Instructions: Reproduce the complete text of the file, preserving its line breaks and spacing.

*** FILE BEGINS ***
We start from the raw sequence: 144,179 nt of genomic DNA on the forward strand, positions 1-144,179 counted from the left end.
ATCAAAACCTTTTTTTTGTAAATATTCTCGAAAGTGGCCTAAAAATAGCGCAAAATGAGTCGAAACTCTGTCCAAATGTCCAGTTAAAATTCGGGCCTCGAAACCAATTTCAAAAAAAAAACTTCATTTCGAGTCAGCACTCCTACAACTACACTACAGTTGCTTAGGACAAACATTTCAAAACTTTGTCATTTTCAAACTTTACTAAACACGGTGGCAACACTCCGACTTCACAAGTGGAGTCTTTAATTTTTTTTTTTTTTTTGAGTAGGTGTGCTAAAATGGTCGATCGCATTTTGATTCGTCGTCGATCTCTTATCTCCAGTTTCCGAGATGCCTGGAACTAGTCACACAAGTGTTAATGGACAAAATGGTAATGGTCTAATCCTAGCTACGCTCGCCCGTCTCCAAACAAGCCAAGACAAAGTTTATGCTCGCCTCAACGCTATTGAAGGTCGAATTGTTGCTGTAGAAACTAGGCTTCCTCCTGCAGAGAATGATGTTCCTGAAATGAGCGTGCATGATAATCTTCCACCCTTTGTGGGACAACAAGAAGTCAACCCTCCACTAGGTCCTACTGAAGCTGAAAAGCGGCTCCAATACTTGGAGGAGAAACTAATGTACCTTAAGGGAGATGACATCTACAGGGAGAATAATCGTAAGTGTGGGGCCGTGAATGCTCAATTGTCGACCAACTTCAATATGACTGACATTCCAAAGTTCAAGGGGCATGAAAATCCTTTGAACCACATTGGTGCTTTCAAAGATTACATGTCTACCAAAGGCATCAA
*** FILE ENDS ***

We start from the raw sequence: 144,179 nt of genomic DNA on the forward strand, positions 1-144,179 counted from the left end.
ATCAAAACCTTTTTTTTGTAAATATTCTCGAAAGTGGCCTAAAAATAGCGCAAAATGAGTCGAAACTCTGTCCAAATGTCCAGTTAAAATTCGGGCCTCGAAACCAATTTCAAAAAAAAAACTTCATTTCGAGTCAGCACTCCTACAACTACACTACAGTTGCTTAGGACAAACATTTCAAAACTTTGTCATTTTCAAACTTTACTAAACACGGTGGCAACACTCCGACTTCACAAGTGGAGTCTTTAATTTTTTTTTTTTTTTTGAGTAGGTGTGCTAAAATGGTCGATCGCATTTTGATTCGTCGTCGATCTCTTATCTCCAGTTTCCGAGATGCCTGGAACTAGTCACACAAGTGTTAATGGACAAAATGGTAATGGTCTAATCCTAGCTACGCTCGCCCGTCTCCAAACAAGCCAAGACAAAGTTTATGCTCGCCTCAACGCTATTGAAGGTCGAATTGTTGCTGTAGAAACTAGGCTTCCTCCTGCAGAGAATGATGTTCCTGAAATGAGCGTGCATGATAATCTTCCACCCTTTGTGGGACAACAAGAAGTCAACCCTCCACTAGGTCCTACTGAAGCTGAAAAGCGGCTCCAATACTTGGAGGAGAAACTAATGTACCTTAAGGGAGATGACATCTACAGGGAGAATAATCGTAAGTGTGGGGCCGTGAATGCTCAATTGTCGACCAACTTCAATATGACTGACATTCCAAAGTTCAAGGGGCATGAAAATCCTTTGAACCACATTGGTGCTTTCAAAGATTACATGTCTACCAAAGGCATCAA